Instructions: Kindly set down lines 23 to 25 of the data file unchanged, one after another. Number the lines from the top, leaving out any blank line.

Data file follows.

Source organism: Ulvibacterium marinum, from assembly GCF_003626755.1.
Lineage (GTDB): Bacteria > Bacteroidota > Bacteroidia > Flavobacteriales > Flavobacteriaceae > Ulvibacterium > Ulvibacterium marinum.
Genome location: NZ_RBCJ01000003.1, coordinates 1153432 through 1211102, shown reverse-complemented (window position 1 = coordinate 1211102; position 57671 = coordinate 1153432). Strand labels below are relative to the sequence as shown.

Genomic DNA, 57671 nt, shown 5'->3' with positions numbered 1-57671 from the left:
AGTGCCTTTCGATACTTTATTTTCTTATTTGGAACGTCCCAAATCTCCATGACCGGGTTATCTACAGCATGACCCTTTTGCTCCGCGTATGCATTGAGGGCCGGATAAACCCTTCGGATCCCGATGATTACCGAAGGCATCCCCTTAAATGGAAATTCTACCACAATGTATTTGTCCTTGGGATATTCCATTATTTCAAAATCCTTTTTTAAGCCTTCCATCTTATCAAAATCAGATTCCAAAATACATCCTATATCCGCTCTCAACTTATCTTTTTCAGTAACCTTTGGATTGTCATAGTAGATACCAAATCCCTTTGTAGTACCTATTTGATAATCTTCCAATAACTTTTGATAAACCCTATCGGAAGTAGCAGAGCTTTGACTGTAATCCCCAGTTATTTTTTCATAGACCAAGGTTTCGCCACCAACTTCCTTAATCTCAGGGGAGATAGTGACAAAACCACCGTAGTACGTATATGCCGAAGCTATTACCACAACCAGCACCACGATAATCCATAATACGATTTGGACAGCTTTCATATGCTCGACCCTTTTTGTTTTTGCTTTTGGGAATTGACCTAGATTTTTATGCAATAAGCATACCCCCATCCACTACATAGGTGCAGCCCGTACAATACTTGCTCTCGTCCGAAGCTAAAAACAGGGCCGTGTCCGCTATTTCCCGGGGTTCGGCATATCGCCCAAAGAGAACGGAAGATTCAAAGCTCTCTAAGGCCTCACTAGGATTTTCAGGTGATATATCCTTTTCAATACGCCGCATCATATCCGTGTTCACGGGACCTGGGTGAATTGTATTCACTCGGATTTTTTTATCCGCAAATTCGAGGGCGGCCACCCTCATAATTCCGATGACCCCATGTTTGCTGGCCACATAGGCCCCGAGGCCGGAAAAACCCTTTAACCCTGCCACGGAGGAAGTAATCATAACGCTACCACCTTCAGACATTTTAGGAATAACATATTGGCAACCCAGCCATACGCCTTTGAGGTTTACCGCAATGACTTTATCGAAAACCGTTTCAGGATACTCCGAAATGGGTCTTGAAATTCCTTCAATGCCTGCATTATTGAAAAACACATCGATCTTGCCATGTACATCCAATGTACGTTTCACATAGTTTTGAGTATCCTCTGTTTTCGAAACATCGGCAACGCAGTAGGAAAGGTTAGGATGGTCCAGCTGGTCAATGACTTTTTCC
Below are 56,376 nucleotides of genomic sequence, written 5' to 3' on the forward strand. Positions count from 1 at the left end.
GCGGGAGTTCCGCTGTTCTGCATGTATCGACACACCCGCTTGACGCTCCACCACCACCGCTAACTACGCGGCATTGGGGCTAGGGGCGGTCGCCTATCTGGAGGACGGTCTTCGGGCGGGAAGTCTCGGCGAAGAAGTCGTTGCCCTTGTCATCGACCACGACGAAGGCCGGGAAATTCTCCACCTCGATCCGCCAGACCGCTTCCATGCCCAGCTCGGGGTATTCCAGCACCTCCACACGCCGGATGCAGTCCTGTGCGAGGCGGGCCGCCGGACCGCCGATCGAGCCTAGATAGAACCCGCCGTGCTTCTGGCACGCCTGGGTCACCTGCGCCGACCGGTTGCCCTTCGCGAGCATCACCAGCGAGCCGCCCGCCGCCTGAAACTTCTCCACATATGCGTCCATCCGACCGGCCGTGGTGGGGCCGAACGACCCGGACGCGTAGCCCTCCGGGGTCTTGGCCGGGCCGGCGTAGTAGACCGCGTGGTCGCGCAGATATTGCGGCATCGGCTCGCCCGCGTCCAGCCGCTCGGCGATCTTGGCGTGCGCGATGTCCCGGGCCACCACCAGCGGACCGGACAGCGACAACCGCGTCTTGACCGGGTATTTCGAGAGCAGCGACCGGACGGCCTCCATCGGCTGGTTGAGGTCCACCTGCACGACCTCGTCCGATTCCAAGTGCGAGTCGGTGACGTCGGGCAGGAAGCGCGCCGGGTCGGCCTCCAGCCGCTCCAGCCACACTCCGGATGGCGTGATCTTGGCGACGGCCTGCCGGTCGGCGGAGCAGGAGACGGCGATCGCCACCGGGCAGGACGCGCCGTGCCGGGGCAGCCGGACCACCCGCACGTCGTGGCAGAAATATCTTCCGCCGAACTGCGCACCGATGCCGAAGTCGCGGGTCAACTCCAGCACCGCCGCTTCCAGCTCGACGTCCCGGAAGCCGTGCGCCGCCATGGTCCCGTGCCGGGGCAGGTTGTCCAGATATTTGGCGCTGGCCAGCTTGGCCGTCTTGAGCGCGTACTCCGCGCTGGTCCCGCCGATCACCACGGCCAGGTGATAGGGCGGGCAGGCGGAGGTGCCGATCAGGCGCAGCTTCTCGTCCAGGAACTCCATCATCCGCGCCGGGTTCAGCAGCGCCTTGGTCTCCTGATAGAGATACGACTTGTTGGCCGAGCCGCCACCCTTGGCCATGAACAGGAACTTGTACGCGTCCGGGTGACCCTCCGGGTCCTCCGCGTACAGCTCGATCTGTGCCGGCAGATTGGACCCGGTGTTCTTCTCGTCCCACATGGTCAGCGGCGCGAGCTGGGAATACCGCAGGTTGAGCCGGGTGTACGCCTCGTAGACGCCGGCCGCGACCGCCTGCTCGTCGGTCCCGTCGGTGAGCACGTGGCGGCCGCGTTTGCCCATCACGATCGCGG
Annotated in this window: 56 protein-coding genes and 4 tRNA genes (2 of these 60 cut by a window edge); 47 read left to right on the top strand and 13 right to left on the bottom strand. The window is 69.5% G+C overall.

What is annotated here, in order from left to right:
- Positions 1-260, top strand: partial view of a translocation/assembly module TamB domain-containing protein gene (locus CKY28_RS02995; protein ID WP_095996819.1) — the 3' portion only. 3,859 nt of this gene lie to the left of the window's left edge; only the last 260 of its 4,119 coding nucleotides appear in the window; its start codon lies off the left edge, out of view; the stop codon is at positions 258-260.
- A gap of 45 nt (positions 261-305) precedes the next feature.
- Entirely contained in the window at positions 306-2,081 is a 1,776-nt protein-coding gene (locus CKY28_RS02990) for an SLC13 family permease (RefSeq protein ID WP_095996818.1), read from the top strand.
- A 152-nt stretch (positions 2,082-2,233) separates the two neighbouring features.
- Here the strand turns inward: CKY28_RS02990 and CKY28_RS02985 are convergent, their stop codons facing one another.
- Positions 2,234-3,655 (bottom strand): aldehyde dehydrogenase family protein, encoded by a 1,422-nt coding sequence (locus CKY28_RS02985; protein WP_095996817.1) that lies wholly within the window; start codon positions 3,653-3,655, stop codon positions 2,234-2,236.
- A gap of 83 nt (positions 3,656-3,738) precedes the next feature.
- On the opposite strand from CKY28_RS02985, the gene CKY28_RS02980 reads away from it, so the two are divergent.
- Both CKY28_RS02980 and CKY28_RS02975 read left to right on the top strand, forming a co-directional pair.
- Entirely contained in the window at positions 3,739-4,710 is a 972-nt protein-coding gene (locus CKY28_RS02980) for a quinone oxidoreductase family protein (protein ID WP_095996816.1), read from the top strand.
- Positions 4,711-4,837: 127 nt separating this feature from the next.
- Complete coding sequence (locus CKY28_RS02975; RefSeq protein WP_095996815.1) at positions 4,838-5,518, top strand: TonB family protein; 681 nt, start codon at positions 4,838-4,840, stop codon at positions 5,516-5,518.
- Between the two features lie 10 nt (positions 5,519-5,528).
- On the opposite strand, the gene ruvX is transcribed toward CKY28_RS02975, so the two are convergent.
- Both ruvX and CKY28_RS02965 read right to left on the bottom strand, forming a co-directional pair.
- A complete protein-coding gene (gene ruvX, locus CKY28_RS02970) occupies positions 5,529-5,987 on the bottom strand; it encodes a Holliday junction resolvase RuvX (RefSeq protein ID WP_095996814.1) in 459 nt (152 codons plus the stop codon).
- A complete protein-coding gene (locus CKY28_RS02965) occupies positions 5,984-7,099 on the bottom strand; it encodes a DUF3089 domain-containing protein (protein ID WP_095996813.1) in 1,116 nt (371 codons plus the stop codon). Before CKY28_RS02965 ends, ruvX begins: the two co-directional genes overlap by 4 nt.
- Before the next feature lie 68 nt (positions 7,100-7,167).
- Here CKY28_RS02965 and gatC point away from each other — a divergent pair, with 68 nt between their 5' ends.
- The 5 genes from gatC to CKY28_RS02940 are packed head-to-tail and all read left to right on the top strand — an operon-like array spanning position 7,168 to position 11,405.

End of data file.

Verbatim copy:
- On the opposite strand, the gene ruvX is transcribed toward CKY28_RS02975, so the two are convergent.
- Both ruvX and CKY28_RS02965 read right to left on the bottom strand, forming a co-directional pair.
- A complete protein-coding gene (gene ruvX, locus CKY28_RS02970) occupies positions 5,529-5,987 on the bottom strand; it encodes a Holliday junction resolvase RuvX (RefSeq protein ID WP_095996814.1) in 459 nt (152 codons plus the stop codon).